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China is trying to shake off the worst of the pandemic


A handful of tourists visit the normally crowded Yuyuan Garden during the Dragon Boat Festival holiday on June 4, 2022 in Shanghai, where authorities allow a return to normal life and business activity.

CGV | Visual Group China | Getty Images

BEIJING — China is beginning to show signs of recovery from the latest Covid shock.

In a major step towards normalcy, the capital city of Beijing allowed restaurants in most districts to resume in-store dining on Monday – after a hiatus of around a month. Most other businesses could also restore in-person operations.

The southeastern metropolis of Shanghai, which has been closed for about two months, continued with its reopening plan that began last week. Residents flocked to local campsites and parks during the long holiday weekend that began Friday, according to travel booking site Trip.com.

As people headed back to work on Monday, a Baidu traffic jam tracker showed heavy traffic in Beijing and Shanghai during the morning commute – down from light traffic a week earlier. Both cities also relaxed the frequency of virus testing to three days from two.

After a surge of omicron cases across the country since March, the national daily number of Covid cases has fallen well below 50, according to official data.

The unsynchronized closings and reopenings in major cities suggest that the growth recovery underway after China’s lockdown should be less abrupt than the V-shaped one in spring 2020.

Under China’s “dynamic zero-Covid policy” mandate, local authorities have used strict travel bans and stay-at-home orders to control the virus. These restrictions disrupted supply chains and other activities, causing retail sales and industrial production to plummet in April.

“Our high-frequency trackers suggest that barring another severe resurgence of Covid and associated lockdowns, port mobility, construction and operation could return to pre-lockdown levels in about a month,” Goldman Sachs Chinese economist Lisheng Wang and a team said in a report on Saturday. .

However, service-sector businesses that involve close human contact would struggle to “achieve full recovery anytime soon,” the report said. “Unsynchronized closures and reopenings in major cities suggest that the ongoing growth recovery after China’s lockdown should be less abrupt than the V-shaped one in spring 2020.”

Goldman analysts pointed to the absence of growth drivers such as exports and real estate, and greater economic costs to control a more transmissible Covid variant than 2020.

Real estate accounts for more than a quarter of China’s GDP, according to Moody’s.

At a press conference last week, People’s Bank of China Deputy Governor Pan Gongsheng gave few signs of further large-scale support for the sector. He noted how the pandemic has limited the construction and sale of real estate. But he highlighted Beijing’s policy of limiting speculation in the sector and described the latest moves by authorities to ease some restrictions on home loans.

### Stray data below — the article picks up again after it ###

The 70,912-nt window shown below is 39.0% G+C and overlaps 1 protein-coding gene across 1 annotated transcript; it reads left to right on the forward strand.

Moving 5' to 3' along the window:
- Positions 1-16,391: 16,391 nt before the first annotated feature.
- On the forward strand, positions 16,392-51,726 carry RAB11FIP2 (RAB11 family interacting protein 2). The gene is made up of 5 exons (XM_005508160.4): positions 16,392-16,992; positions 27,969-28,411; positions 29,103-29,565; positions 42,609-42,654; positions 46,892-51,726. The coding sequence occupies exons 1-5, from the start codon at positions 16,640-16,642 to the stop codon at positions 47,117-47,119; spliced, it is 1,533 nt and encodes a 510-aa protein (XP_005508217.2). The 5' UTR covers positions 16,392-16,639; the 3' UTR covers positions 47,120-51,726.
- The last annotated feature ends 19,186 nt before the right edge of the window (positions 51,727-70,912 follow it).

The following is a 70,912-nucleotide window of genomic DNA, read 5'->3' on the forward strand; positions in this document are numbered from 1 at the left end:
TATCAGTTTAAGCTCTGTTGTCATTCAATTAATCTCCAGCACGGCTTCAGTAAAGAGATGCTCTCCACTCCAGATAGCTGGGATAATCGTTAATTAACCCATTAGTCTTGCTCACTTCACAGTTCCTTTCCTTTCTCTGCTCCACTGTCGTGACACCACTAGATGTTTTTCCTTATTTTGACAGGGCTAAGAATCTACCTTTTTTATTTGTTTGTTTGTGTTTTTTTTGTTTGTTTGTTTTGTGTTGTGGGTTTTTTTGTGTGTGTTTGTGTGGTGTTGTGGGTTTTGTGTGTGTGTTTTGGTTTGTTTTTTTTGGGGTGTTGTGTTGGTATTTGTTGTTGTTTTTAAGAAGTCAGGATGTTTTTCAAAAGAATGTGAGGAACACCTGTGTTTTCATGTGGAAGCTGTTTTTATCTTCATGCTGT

Slow recovery

Data from last weekend’s holiday, dubbed the Dragon Boat Festival, added to indications that the economy won’t return to growth anytime soon.

The film’s long-weekend box office of 178 million yuan ($26.75 million) was the Dragon Boat Festival’s worst performance since 2012, excluding the worst of the pandemic in 2020, according to the Maoyan ticketing site.

Spending on domestic tourism during the holidays this year fell 12.2 percent from a year earlier to 25.82 billion yuan ($3.88 billion), according to the Ministry of Culture and Tourism. Tourism.

But for the calendar year, it marked an improvement from May. The nearly $4 billion figure accounted for about two-thirds of spending during the same holiday in 2019. That was better than the recovery to 44% of pre-pandemic levels during a longer holiday in early May, so that Shanghai was still locked down.

Over the past week, survey data from manufacturing and services businesses in May showed a recovery from April lows. But the data, known as the Purchasing Managers’ Index (PMI), remained in contractionary territory.

The rate of contraction is similar to that between February and March, said Bruce Pang, head of macro and strategy research at China Renaissance. He said that since economic indicators dipped in April, the latest figures show the impact of the pandemic continued in May and the economy remains in its worst condition since the second quarter of 2020.

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PMI data showed a continued decline in business plans for hiring.

Pang noted that uncertainty over future earnings, as well as the risk of quarantine for travelers, weighed on tourism spending during the latest dragon boat festival.

Even though much of Beijing and Shanghai are not officially on lockdown, specific buildings or neighborhoods may remain closed due to contact with Covid cases.

Not all companies have resumed work either. Shanghai Disney Resort has been closed since March 21. Universal Beijing Resort is closed from May 1 until further notice.

Disclosure: NBCUniversal is the parent company of Universal Studios and CNBC.


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